I love to read but don’t really get the opportunity to get into books unless I am on vacation or travelling. I find its impossible for me to find the time or the required head-space to focus on good literature when the dogs have to be walked, the office needs tending to, the groceries have to bought, the walk has to be shovelled … Really getting into a good book means setting aside all the things I have to do in order to find the time for something I want to do.
My night table is usually piled with books I’d like to find the time to read: books that were short-listed for one literary prize or another; historical examinations of something arcane that I feel I really should get a handle on (although I know it’s unlikely I ever will); books by authors I admire and think I should get to know better. The pile is like those shape-shifting sand dunes in the Sahara – it is always there but occasionally it looks a little different.
I like to write and I like to read. As a writer I find that I am a hyper-critical reader. Because I know how difficult it is to get a book published, I expect that the books that I read feel (at least to me) worth reading. When I read a second novel by an accomplished first-time novelist and find it lacking in the same verve and finesse as the author’s first work, I not only feel disappointed, I feel cheated. (I am part of that dying breed that actually buys hardcover books: when I invest in reading, I really invest.) Alternatively, when I happen to stumble across a book that captivates me and makes me stay up late, I experience a sense of admiration tinged with jealousy: will I ever be able to write that well? Will anyone ever read a book of mine and not want it to end because the words on the page flow so well and easily?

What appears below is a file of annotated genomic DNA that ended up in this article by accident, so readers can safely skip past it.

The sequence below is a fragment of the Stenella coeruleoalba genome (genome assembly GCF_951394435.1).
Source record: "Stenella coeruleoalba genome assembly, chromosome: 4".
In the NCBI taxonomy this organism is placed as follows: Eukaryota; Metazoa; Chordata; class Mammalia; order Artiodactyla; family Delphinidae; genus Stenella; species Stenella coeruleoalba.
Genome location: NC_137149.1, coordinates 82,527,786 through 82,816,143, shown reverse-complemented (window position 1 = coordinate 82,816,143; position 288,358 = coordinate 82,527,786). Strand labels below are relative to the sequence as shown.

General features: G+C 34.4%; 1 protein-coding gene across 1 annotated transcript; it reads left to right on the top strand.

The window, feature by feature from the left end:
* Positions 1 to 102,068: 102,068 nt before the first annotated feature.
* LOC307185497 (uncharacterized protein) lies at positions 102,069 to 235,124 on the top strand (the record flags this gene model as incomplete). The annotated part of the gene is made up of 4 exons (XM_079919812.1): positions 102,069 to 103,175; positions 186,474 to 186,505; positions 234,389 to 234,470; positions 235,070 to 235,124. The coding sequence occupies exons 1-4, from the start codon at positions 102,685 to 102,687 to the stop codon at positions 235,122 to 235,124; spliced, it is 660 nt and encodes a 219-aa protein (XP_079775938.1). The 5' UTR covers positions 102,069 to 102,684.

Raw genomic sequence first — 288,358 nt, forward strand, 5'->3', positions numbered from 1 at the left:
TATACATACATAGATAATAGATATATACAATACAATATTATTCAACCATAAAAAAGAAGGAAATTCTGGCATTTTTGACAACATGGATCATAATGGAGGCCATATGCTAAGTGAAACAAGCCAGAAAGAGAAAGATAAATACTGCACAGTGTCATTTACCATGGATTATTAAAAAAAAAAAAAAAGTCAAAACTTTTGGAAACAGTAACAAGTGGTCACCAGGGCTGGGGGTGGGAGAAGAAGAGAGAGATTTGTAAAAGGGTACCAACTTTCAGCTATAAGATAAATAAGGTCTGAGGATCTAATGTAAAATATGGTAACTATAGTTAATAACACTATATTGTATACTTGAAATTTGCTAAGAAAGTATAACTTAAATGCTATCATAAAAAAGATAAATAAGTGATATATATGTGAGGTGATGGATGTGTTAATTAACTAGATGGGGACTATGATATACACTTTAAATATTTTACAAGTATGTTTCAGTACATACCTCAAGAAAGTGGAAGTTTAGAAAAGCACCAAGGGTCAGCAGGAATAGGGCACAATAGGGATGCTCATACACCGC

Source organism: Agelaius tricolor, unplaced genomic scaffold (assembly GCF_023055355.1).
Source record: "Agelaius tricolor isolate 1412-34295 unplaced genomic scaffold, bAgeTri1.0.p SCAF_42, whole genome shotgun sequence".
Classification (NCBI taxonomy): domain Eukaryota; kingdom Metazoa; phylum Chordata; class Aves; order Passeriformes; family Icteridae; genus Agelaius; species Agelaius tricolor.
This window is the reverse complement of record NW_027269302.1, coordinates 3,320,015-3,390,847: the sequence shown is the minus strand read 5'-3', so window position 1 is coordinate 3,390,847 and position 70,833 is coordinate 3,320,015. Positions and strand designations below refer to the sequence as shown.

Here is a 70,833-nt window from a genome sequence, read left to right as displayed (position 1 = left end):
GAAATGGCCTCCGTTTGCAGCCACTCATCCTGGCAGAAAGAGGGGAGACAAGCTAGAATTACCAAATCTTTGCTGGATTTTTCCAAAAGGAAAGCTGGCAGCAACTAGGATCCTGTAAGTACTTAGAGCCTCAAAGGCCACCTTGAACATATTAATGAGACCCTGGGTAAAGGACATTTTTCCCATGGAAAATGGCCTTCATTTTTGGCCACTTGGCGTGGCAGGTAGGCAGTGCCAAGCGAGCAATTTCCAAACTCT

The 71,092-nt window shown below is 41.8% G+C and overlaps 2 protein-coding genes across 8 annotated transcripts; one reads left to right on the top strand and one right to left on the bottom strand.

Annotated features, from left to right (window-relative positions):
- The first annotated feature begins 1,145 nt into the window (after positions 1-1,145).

I recently read How to be Both by Ali Smith and found it exciting, exasperating and incredibly compelling. Without giving away the conceit of the book (because I really think that anyone in the arts should have this in their library), I will quote from a recent NPR review:
“At the heart of Smith’s novel is an allegorical fresco of the seasons by the 15th century artist Francesco del Cossa (he’s real, and so is the fresco). In the book’s contemporary section, 16-year-old George (short for Georgia, but named for the song “Georgie Girl”) recalls a trip with her mother to see the attention-grabbing mural in Ferrara, Italy — just four months before her mother, an economic journalist famous for leading a subversive artsy Twitter movement called Subverts, dies unexpectedly at 50.
Flipping back and forth in her mind between their spring trip and the soggy New Year’s Eve at home in Cambridge that rings in her first calendar year without her mother, George remembers their discussion of the painting, which she describes as “a giant comic strip.” Her mother, a “renaissance woman” holding multiple degrees, including art history and women’s studies, effortlessly flags the sexual symbolism and “constant gender ambiguities running through the whole work.”
George becomes obsessed with del Cossa’s only painting at the National Gallery in London — where the reanimated artist, wandering in this oddly horseless purgatorium of people affixed to their “holy votive tablets,” finds her in the other half of the novel. This, George has noted, is “exactly the kind of stunt her mother would pull.” While you’re “waiting and waiting” for “the person you needed” to come back, what you’d get would be “some dead renaissance painter going on and on about himself and his work and it’d be someone you knew nothing about and that’d be meant to teach you empathy, would it?
To say that there’s more than meets the eye in this terrific book is a gross understatement; it encompasses wonderful mothers, unconventional love and friendship, time, mortality, gender, the consolations of art and so much else. As George comments, “there’s always more to see, if you look.” (You can read the whole review here.)
While I usually write about posters, or myself, or myself and posters, I felt that this book provided me with a whole new way to see and read art. With posters, as with Renaissance frescoes, there really is much more to see, if you look. You just have to train your eye, be patient, and open your mind. Read the book and you’ll see what I mean.